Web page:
I’m open to saving editing bucks when I can.
Although most of my time is spent working with clients’ websites and holding 1:1 coaching sessions, I still write.
And – like many of you – I write a bunch!
There are always editors (and proofers … “Hi!” proofreaders!) to give our work its final polish, but the more we do ahead of time, the smaller the bill from our editor.
Here are a couple of free helpers for you
Infographic: 4 Money-Saving Steps to Your First Draft
Remember the handout 4 Money-Saving Steps to Your First Draft from last year?
[ Hey! November is becoming Be a Big Helper month around here! 😎 ]
If you missed it, here’s a copy to download (no email needed)
You can use this little gem to wrestle your work into better shape.
This method works for just about anything, including websites, online courses, office documentation, and marketing materials.
When you want to do even more before hiring a professional, here’s an option.
This tool alerts us to poor construction in our writing.
It indicates passive voice, difficult-to-read sentences, and unnecessary adverbs, along with other items I’ll mention momentarily.
Feel free to open Hemingway and refer to it while reading through these notes.
Although this button opens a new tab for Hemingway, I’ve programmed it to leave my site open, too.
You can move (ALT + TAB) between the tabs or drag one tab to a second monitor and view them side-by-side (I think this is COMMAND + TAB on a Mac).
When you open the Hemingway tool, a sample document appears:
- You’ll see color-coded sentences explaining how the app helps you write better.
- There is a word count and grade level readability index.
- A legend reminds you about the color codes (passive voice, difficult to read, etc.).
Note: it’s a good idea to keep casual writing between the 6th- and 8th-grade reading levels.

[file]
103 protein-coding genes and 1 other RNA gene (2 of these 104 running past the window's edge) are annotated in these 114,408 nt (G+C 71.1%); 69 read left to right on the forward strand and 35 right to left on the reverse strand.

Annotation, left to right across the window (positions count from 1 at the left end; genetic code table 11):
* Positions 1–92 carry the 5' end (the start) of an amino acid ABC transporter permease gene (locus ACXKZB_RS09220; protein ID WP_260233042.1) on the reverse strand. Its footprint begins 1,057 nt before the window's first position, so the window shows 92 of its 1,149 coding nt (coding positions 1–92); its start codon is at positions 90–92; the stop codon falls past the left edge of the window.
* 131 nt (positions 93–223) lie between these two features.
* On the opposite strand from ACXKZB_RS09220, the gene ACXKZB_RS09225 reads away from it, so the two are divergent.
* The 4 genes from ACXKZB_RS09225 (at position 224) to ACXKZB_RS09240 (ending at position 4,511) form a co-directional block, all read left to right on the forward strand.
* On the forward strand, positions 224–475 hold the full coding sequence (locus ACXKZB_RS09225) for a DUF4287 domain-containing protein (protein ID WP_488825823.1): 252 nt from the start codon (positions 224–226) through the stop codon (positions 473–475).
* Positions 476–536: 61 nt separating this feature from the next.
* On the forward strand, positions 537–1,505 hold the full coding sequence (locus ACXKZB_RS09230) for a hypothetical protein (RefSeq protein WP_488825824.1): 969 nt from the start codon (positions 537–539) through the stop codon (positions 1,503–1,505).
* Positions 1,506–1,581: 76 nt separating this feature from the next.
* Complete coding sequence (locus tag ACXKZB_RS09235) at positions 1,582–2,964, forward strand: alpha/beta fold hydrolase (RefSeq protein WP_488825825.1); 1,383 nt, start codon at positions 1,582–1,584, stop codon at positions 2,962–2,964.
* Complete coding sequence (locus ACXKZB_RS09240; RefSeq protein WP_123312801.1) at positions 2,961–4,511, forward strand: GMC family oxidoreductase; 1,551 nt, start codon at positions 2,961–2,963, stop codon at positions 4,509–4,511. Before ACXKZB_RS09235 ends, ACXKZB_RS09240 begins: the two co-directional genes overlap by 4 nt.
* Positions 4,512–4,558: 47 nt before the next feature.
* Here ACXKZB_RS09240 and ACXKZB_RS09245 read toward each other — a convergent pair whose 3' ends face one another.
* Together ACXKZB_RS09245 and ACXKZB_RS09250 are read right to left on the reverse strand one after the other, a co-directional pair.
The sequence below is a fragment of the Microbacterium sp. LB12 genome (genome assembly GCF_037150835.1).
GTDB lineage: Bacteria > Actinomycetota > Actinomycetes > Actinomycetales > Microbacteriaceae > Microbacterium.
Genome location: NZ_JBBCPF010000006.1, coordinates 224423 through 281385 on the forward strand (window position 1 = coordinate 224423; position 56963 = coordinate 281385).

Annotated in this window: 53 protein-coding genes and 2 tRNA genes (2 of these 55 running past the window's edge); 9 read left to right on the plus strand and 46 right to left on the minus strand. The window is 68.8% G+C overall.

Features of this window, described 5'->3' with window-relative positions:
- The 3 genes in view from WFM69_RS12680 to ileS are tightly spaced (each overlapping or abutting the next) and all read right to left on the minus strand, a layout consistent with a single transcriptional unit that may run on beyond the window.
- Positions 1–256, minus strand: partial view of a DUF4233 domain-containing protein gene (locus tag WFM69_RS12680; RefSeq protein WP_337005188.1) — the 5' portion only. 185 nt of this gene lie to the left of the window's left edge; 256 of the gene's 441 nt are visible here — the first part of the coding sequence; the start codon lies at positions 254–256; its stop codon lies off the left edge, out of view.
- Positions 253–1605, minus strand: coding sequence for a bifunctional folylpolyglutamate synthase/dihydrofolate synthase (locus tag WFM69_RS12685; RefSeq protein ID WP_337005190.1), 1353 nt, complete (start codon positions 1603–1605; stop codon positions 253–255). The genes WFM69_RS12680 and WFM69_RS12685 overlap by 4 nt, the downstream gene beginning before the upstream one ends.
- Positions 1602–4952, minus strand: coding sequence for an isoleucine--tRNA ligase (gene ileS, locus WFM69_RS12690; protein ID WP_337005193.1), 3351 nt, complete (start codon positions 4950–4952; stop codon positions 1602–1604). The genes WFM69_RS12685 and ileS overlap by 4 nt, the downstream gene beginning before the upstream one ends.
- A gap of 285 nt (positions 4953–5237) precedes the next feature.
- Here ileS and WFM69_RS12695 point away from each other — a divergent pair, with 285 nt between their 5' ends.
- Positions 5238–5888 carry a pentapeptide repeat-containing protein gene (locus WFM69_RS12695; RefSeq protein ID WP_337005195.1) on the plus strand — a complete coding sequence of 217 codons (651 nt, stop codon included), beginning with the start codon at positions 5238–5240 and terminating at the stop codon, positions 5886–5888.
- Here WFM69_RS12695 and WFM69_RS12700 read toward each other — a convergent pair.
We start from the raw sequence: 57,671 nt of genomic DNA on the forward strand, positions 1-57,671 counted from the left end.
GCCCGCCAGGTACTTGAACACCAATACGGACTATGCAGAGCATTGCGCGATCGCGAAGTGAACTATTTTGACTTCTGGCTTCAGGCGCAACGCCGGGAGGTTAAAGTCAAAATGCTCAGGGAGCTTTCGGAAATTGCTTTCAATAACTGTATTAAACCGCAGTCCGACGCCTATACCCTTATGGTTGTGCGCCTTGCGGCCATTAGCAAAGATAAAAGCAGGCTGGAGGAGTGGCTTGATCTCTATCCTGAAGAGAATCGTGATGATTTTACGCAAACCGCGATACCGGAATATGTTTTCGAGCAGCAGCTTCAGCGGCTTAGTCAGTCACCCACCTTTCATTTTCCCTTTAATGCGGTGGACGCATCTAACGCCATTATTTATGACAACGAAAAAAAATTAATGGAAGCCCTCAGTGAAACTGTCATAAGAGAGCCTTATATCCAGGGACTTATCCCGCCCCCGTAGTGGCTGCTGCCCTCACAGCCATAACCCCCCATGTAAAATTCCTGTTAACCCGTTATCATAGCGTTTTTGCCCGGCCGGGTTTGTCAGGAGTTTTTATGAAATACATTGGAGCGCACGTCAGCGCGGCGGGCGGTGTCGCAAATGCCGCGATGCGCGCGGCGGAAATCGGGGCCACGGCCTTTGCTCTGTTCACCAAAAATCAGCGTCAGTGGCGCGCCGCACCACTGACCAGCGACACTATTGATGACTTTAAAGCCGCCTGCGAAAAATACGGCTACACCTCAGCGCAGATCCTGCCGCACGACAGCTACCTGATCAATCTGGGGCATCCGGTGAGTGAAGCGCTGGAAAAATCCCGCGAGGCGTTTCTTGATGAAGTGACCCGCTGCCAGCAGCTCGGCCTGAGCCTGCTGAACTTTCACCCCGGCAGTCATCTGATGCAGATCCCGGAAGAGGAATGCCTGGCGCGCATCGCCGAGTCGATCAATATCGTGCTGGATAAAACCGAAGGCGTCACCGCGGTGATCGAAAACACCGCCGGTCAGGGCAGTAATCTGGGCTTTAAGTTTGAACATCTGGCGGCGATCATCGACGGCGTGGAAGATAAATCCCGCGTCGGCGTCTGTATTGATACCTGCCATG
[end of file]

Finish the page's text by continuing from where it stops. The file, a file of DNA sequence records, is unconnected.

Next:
You’ll find a link for a desktop Hemingway Editor app when you’re in the program.
I go with the desktop copy because I like to work offline.
You can write your text in the application, but I copy and paste it from a Word document.
Hemingway Editor is a good tool to have in your writing lineup.
Remember: nothing electronic replaces our eyes and our brains!
For example, last month’s Quick Win post discussed the difference in using the words ‘farther’ and ‘further.’ At this time, Hemingway does not alert you to the incorrect use of these words.
But, as you’ve seen, that’s not its job.
Use this tool as a tool, not an all-knowing oracle with every answer.
Join the Conversation
It’s your turn! Please select one of these discussion topics, or bring your own.
• Did you try the Hemingway Editor? What did you think?
• Is there another editing program you use? Tell us why you like it.
• Do you use a professional editor and/or proofer?
Let’s all learn from each other!
Please share this post and subscribe (see the box beneath my photo) so you won’t miss other tech or text training nuggets. My promise: I will never stuff your inbox or share your information.
Thanks for stopping by. I know you’re busy, and I appreciate your time.
If you have a question about Hemingway Editor or want to talk about your tech or text project, let me know. Click here to send me a note, and we’ll set a time for a free 15-minute chator feel free to Email me
This is my final post for 2021, as we come into a busy season (at least in the United States), and I want to thank you for a great year.
For those in the States, Happy Thanksgiving on the 25th.
And for those worldwide celebrating it in December, Merry Christmas.
I’ll see you back here in January!